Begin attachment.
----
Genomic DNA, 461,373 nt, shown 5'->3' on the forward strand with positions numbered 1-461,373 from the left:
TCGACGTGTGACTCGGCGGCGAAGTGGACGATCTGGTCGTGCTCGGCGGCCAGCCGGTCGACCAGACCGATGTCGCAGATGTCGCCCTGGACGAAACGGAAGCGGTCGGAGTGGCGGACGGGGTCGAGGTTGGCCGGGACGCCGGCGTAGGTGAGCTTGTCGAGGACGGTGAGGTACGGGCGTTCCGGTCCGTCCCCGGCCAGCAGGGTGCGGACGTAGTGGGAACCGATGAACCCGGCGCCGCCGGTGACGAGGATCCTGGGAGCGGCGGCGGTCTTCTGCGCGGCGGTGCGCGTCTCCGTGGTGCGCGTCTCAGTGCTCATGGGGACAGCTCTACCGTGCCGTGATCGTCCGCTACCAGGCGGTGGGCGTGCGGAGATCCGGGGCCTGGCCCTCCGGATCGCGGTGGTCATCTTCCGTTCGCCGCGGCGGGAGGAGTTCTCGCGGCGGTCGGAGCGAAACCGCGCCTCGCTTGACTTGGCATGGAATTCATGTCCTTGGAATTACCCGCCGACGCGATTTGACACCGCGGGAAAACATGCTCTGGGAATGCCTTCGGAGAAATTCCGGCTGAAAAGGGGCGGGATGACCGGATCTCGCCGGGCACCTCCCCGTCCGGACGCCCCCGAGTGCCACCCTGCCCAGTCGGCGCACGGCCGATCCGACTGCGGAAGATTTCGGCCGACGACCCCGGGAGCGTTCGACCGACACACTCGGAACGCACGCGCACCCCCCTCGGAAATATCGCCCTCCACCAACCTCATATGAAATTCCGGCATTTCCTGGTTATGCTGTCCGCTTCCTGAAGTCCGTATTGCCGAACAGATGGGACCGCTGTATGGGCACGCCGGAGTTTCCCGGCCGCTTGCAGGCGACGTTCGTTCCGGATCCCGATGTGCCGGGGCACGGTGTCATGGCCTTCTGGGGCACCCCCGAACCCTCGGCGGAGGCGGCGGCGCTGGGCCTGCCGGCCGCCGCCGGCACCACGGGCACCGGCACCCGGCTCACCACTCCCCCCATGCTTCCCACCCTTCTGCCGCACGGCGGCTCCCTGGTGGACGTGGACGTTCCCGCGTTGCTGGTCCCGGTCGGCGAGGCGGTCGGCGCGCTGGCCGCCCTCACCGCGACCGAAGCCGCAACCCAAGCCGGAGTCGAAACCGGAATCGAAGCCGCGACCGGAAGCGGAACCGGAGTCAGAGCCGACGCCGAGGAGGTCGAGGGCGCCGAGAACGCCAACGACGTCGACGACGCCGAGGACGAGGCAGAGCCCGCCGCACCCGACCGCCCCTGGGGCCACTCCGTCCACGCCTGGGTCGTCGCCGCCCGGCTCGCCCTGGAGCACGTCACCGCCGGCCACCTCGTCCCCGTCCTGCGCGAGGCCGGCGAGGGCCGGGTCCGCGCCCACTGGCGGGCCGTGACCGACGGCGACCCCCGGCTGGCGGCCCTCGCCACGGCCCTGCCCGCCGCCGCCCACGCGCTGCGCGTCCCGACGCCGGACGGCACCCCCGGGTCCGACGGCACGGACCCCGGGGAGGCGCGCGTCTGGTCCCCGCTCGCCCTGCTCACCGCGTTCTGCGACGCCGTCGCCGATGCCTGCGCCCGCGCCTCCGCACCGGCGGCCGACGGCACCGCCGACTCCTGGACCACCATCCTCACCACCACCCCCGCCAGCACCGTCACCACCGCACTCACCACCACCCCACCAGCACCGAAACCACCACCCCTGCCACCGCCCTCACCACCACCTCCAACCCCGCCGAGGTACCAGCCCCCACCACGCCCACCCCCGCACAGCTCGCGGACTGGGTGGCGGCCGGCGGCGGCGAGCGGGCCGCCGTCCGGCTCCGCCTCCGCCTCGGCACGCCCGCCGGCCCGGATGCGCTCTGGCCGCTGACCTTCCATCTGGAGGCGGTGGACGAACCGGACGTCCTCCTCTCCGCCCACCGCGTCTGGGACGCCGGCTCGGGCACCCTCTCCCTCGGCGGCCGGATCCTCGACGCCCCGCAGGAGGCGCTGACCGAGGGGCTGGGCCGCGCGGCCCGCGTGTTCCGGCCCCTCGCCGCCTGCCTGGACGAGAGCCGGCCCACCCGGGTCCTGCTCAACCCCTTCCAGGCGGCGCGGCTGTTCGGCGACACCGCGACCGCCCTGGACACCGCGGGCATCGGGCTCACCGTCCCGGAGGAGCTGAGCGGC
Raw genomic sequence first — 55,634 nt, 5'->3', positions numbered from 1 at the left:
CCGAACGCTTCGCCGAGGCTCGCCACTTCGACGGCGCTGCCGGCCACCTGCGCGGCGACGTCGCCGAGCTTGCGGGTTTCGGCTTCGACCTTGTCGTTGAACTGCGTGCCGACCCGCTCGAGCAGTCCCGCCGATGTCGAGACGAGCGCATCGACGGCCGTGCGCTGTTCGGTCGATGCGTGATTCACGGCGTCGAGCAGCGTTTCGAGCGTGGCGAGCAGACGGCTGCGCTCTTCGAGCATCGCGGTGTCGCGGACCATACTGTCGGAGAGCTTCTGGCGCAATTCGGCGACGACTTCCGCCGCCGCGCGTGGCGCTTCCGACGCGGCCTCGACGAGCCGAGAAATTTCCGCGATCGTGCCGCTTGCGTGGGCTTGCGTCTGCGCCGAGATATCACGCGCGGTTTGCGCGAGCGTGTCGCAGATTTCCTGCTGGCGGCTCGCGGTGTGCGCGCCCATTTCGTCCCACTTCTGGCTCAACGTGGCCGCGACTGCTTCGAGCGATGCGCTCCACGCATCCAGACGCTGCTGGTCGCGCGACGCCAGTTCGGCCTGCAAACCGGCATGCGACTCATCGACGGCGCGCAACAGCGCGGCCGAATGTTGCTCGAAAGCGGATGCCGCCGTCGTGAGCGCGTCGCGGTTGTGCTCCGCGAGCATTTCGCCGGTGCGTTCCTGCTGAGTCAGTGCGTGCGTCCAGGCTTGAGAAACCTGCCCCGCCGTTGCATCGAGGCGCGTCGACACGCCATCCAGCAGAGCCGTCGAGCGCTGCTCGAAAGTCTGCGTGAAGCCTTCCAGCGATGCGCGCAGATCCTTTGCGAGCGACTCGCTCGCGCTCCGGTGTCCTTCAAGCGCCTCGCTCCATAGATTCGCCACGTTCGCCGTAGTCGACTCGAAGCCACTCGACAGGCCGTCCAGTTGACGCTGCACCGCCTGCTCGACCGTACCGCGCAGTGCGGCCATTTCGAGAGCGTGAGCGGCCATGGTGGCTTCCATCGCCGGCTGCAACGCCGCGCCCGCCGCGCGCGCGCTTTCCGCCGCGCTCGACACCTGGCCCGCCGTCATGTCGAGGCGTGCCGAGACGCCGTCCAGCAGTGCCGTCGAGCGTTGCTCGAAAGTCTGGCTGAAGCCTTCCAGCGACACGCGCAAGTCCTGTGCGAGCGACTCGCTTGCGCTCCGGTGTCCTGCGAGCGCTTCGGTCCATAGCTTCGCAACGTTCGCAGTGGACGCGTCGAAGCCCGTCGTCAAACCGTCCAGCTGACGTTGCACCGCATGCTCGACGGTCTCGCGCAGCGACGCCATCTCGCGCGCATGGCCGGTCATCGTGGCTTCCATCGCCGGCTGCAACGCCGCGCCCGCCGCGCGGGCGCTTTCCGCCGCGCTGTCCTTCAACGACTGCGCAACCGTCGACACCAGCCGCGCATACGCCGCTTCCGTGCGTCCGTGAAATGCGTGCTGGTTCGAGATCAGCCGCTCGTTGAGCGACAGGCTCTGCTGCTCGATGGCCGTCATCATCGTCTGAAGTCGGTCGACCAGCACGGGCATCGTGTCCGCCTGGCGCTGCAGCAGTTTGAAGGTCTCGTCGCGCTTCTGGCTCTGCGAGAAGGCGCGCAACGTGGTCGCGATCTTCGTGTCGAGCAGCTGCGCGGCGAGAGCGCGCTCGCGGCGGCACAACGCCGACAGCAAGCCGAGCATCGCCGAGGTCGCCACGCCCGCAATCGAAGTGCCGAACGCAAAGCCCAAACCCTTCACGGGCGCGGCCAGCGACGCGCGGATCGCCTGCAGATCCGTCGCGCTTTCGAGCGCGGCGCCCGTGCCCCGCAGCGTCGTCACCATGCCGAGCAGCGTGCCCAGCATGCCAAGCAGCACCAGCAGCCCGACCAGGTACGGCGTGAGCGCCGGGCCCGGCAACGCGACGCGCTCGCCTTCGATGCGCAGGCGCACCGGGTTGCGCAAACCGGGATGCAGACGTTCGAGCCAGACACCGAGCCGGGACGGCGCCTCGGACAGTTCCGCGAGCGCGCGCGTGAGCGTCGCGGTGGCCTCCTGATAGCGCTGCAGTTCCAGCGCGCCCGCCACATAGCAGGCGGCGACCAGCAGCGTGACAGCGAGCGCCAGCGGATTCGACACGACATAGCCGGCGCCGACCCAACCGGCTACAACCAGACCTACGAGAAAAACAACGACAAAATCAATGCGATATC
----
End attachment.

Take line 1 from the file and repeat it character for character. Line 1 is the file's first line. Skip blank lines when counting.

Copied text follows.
Genomic DNA, 461,373 nt, shown 5'->3' on the forward strand with positions numbered 1-461,373 from the left: